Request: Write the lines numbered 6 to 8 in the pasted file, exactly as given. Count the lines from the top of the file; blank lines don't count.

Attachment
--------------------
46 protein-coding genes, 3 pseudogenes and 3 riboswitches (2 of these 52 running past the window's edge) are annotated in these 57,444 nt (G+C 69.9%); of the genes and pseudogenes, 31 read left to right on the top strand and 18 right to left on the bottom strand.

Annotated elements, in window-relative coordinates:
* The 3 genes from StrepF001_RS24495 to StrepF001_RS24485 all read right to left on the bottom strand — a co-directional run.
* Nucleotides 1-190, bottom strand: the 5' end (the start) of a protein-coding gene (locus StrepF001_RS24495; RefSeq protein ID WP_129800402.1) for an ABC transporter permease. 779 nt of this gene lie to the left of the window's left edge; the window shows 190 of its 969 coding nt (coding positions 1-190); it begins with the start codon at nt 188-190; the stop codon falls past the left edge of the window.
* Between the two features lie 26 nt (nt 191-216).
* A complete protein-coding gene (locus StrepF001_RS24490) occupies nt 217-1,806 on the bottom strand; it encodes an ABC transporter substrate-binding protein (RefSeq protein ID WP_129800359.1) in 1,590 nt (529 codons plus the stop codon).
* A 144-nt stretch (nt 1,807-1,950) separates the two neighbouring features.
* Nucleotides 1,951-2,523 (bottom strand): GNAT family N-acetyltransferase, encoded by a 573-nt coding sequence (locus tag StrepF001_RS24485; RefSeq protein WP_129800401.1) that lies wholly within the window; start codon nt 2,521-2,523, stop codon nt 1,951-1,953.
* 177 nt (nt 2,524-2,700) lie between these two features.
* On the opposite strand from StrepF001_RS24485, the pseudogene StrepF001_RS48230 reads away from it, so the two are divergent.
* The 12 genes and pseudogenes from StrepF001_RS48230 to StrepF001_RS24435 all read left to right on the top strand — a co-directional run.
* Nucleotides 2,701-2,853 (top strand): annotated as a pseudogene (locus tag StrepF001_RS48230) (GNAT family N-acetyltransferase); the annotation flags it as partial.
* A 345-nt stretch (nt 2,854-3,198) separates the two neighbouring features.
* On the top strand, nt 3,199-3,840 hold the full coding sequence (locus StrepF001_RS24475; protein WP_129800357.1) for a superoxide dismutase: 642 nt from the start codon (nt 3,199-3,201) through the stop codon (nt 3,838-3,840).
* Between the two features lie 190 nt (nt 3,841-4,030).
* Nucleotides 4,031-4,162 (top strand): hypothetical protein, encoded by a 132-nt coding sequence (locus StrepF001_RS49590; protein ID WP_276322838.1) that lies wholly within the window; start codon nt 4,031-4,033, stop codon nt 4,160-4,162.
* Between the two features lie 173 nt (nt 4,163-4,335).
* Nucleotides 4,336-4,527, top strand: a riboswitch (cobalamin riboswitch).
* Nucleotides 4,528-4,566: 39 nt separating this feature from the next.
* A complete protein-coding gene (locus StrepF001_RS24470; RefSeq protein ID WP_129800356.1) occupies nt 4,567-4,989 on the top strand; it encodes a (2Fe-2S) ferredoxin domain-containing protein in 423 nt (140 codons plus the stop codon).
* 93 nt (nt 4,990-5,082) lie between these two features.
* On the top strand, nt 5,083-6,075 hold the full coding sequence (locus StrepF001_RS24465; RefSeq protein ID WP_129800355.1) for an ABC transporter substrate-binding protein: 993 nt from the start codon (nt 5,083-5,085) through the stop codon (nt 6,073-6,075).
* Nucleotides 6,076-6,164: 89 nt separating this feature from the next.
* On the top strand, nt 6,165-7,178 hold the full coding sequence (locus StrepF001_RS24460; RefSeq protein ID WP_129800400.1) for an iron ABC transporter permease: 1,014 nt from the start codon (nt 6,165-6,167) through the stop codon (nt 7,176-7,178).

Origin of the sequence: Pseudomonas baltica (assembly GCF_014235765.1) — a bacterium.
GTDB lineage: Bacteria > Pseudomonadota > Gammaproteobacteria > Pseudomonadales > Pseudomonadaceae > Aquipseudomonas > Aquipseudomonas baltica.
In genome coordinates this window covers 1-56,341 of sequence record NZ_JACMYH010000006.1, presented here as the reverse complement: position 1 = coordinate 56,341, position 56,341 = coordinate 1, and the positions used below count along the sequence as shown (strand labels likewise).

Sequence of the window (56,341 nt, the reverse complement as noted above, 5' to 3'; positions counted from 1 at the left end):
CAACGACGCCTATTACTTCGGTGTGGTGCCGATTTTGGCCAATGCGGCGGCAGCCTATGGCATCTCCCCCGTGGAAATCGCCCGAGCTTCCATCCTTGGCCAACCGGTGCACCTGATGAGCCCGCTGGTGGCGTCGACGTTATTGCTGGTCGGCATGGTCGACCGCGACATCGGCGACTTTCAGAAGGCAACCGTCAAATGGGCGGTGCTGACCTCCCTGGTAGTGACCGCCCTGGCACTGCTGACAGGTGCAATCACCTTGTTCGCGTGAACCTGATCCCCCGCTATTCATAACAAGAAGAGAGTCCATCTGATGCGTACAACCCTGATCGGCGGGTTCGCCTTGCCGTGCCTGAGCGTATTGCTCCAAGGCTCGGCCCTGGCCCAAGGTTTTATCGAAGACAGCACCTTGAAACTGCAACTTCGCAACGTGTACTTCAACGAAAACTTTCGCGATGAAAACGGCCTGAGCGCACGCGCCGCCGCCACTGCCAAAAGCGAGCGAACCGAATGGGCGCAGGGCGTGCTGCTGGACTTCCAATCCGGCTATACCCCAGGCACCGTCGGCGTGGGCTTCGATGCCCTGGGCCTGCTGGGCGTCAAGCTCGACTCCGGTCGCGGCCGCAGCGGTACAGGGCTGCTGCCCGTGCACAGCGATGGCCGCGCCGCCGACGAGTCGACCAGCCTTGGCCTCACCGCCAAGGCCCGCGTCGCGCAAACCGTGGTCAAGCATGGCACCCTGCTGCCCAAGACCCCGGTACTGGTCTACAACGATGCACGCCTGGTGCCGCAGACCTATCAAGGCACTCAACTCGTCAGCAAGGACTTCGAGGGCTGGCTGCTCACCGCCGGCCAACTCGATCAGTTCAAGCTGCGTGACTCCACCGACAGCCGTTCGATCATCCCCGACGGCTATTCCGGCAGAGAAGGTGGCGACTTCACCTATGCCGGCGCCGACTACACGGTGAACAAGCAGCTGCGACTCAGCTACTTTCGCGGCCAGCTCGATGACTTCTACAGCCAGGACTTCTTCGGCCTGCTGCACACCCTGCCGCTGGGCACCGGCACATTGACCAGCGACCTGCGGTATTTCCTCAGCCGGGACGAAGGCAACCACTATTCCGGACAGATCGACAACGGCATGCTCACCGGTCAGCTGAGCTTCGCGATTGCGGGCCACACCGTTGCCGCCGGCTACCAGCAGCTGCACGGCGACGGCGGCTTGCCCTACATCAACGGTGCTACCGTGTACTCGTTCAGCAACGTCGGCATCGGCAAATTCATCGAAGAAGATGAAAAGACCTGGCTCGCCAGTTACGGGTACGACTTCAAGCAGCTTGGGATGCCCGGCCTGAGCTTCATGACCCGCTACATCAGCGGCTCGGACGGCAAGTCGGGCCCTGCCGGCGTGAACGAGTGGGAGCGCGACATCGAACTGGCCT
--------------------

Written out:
* A complete protein-coding gene (locus StrepF001_RS24490) occupies nt 217-1,806 on the bottom strand; it encodes an ABC transporter substrate-binding protein (RefSeq protein ID WP_129800359.1) in 1,590 nt (529 codons plus the stop codon).
* A 144-nt stretch (nt 1,807-1,950) separates the two neighbouring features.
* Nucleotides 1,951-2,523 (bottom strand): GNAT family N-acetyltransferase, encoded by a 573-nt coding sequence (locus tag StrepF001_RS24485; RefSeq protein WP_129800401.1) that lies wholly within the window; start codon nt 2,521-2,523, stop codon nt 1,951-1,953.